Following on from our update of last autumn (available by clicking here), The UK Ministry of Justice published its revised final guidance last week on the UK Bribery Act 2010 (available by clicking here), which is now scheduled to come in to force on 1 July 2011.
The publication of the guidance was delayed by the coalition, amidst concerns raised by businesses in relation to the new corporate offence under section 7 of the legislation, which penalises the failure of organisations carrying on business in the UK to prevent bribery by persons associated to them.
Some of the key concerns that were raised included: a lack of clarity as to the meaning of taking "adequate procedures" in defence of the offence; that the scope of "persons associated" was too wide; and whether hospitality and corporate entertainment would be considered as bribery under the new legislation. Some key issues addressed by the guidance are as follows:
The new guidance slightly amends the six guiding principles which assist businesses in satisfying the "adequate procedures" test. These are: (1) Proportionate procedures; (2) Top level commitment; (3) Risk assessment; (4) Due diligence; (5) Communication (including training); and (6) Monitoring and review. Businesses are encouraged to adopt a risk-based approach to prevent bribery - which approach will vary from business to business depending on the perceived risk of bribery in their respective markets.
The guidance acknowledges that the scope of "persons associated" is wide, but states that this is so as to cover all those who perform services for the company and therefore may be capable of committing bribery on the company's behalf. The guidance suggests carrying out due diligence exercises on contractors and suppliers on a risk-based basis, for example: informing them of anti-bribery policies; taking references; or simply, depending on the circumstances, conducting a personal assessment.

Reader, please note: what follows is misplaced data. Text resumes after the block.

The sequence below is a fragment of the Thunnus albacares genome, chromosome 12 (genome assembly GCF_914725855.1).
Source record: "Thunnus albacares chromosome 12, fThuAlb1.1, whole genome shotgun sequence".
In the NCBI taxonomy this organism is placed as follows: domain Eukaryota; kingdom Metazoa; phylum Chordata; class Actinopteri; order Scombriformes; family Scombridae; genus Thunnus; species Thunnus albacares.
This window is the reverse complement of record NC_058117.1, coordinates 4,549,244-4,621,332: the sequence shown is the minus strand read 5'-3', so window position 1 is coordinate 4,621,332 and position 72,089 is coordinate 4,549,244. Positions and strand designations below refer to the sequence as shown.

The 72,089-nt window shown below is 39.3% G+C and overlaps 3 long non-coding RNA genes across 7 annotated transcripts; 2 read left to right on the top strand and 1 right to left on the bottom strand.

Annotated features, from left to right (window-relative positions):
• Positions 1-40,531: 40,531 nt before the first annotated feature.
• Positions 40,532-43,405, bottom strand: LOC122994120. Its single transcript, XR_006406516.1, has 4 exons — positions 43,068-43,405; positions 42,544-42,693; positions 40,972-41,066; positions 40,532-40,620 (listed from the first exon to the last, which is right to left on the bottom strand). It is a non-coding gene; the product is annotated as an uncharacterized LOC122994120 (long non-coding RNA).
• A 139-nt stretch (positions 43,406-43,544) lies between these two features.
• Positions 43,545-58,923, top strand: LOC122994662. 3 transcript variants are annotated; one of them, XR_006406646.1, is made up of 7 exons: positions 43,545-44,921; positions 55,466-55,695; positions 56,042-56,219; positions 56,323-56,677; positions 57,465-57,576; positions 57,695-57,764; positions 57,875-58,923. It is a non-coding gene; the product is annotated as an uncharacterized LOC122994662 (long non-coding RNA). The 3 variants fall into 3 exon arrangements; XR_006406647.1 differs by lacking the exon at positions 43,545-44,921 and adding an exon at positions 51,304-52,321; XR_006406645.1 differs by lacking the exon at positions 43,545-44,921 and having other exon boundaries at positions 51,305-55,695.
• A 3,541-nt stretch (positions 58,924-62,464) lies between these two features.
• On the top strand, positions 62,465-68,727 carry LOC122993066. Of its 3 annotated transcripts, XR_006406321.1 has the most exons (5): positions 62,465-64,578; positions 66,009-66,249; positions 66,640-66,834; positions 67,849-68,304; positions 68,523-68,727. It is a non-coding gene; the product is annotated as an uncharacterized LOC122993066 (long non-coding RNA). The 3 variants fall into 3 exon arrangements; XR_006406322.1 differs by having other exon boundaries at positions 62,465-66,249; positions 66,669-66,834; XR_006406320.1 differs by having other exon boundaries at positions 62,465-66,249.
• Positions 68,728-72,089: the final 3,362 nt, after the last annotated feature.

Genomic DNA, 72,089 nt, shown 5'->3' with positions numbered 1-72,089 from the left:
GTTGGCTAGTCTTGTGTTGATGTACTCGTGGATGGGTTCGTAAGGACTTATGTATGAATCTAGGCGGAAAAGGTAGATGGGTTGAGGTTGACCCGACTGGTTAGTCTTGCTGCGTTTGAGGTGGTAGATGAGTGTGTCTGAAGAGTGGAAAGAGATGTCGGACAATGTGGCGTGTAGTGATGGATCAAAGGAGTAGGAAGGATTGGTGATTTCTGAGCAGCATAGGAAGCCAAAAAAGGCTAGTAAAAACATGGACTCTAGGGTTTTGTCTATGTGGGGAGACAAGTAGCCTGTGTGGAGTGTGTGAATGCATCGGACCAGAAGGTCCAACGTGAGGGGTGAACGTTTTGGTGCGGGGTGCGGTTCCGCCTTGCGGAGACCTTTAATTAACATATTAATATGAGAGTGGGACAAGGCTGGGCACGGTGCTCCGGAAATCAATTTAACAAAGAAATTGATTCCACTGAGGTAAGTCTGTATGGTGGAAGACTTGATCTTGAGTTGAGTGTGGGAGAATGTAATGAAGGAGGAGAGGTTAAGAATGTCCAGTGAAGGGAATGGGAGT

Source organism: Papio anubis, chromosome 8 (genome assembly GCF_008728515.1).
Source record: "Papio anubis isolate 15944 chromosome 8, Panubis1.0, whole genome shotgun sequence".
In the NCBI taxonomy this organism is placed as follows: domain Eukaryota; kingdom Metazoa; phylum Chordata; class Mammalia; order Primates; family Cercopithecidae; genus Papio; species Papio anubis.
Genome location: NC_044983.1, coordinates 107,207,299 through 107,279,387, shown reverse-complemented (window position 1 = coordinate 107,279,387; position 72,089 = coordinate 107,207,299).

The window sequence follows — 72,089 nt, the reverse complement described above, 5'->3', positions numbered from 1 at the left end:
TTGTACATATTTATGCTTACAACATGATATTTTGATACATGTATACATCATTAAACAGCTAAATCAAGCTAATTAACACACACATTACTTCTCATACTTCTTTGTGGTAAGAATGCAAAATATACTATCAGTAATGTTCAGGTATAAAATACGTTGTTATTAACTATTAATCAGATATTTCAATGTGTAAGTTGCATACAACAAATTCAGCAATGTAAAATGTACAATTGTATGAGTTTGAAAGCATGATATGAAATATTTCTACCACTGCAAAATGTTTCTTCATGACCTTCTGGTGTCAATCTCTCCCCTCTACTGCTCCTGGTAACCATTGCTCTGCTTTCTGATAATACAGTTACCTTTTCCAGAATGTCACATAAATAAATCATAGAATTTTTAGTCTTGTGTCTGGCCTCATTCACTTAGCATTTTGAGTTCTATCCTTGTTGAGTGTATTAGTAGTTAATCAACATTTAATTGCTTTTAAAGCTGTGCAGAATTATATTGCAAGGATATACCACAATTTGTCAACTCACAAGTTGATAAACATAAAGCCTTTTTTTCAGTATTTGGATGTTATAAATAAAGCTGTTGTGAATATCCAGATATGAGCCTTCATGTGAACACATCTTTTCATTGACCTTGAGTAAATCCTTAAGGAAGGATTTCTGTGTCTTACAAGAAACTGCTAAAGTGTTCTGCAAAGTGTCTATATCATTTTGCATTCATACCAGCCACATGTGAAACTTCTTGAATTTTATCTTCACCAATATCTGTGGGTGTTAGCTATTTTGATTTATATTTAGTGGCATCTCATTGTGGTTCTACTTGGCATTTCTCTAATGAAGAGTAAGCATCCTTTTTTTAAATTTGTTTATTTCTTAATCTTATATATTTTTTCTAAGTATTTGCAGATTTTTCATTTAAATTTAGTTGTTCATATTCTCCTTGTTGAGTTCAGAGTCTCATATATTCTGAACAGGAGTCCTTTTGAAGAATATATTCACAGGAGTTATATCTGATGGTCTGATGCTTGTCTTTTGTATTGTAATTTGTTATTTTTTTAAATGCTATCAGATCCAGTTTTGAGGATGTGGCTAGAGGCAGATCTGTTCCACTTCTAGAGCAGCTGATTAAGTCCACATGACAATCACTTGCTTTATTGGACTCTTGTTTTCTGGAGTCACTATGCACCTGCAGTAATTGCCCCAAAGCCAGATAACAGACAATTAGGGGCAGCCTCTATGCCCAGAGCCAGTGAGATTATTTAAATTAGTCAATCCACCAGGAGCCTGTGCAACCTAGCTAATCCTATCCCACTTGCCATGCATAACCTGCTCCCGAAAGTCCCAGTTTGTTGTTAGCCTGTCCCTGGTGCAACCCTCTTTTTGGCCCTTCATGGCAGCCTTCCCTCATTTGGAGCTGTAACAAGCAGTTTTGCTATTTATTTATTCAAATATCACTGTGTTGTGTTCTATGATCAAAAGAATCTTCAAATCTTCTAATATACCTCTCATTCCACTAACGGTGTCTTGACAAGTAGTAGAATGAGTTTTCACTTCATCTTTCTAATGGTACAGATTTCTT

The guidance clearly states that hospitality, such as taking clients out for dinner or providing tickets to sporting events, would not constitute an offence under the legislation provided that the expenditure on such events is proportionate to, amongst other things, the size of the company, its market and its business needs.
These are illegal and the guidance suggests that businesses deal with facilitation payment demands by, amongst other things, communicating anti-bribery policies to those operating abroad on their behalf and by introducing clear policies to be followed if a facilitation payment is demanded.
Prosecution under the new legislation is discretionary and the guidance states that there first must be sufficient evidence before proceedings are raised. Further, any prosecution must be in the public interest. It is hoped that this will create a flexible, just and fair operation of the new legislation particularly in relation to some of the concerns raised by business.
The guidance has received mixed reviews; some welcome it as being practical and user friendly, whereas others see it as weakening the legislation by giving pointers on how to exploit “loopholes”. Nevertheless, the compliance requirements are set out clearer than before and businesses should review their anti-bribery policies and practices in advance of 1 July 2011 so as to ensure that they fully comply with the new legislation.